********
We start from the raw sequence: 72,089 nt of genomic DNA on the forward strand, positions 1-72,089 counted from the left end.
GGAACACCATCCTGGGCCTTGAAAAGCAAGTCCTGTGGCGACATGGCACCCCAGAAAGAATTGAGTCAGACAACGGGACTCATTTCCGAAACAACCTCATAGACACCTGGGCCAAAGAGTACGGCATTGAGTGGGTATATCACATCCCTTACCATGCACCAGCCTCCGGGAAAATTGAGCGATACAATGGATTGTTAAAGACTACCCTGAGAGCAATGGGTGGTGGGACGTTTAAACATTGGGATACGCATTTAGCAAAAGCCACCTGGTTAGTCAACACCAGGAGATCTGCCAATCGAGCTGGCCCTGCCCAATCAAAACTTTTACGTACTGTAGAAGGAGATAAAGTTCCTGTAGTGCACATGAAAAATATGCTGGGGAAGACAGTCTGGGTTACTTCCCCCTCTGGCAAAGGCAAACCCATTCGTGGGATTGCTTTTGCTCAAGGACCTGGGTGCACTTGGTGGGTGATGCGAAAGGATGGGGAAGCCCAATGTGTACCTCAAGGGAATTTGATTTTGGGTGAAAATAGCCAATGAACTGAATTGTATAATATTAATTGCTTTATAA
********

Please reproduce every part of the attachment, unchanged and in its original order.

We start from the raw sequence: 72,089 nt of genomic DNA on the forward strand, positions 1-72,089 counted from the left end.
GGAACACCATCCTGGGCCTTGAAAAGCAAGTCCTGTGGCGACATGGCACCCCAGAAAGAATTGAGTCAGACAACGGGACTCATTTCCGAAACAACCTCATAGACACCTGGGCCAAAGAGTACGGCATTGAGTGGGTATATCACATCCCTTACCATGCACCAGCCTCCGGGAAAATTGAGCGATACAATGGATTGTTAAAGACTACCCTGAGAGCAATGGGTGGTGGGACGTTTAAACATTGGGATACGCATTTAGCAAAAGCCACCTGGTTAGTCAACACCAGGAGATCTGCCAATCGAGCTGGCCCTGCCCAATCAAAACTTTTACGTACTGTAGAAGGAGATAAAGTTCCTGTAGTGCACATGAAAAATATGCTGGGGAAGACAGTCTGGGTTACTTCCCCCTCTGGCAAAGGCAAACCCATTCGTGGGATTGCTTTTGCTCAAGGACCTGGGTGCACTTGGTGGGTGATGCGAAAGGATGGGGAAGCCCAATGTGTACCTCAAGGGAATTTGATTTTGGGTGAAAATAGCCAATGAACTGAATTGTATAATATTAATTGCTTTATAA